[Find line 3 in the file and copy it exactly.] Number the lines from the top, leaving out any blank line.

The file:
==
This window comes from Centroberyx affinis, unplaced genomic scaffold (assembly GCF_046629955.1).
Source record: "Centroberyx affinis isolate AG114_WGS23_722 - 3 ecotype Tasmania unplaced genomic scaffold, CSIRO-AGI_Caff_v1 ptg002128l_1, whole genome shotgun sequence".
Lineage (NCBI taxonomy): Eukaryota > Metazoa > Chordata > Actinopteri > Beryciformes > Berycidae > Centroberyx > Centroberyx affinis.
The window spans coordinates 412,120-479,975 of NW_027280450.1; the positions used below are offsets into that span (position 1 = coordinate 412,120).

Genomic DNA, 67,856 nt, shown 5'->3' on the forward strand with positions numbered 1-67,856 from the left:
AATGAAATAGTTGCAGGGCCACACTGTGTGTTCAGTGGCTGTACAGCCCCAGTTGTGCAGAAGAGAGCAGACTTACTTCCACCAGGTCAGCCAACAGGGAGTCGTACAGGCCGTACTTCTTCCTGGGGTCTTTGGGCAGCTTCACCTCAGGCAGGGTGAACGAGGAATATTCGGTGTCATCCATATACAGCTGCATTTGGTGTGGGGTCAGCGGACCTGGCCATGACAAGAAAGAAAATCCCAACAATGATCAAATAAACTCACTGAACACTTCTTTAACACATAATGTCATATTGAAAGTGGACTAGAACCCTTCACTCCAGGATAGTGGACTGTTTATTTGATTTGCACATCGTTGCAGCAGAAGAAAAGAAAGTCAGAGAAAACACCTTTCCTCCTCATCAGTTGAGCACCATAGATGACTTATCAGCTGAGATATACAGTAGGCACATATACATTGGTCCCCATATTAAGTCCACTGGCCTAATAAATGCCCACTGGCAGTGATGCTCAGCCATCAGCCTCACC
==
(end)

Lineage (NCBI taxonomy): Eukaryota > Metazoa > Chordata > Actinopteri > Beryciformes > Berycidae > Centroberyx > Centroberyx affinis.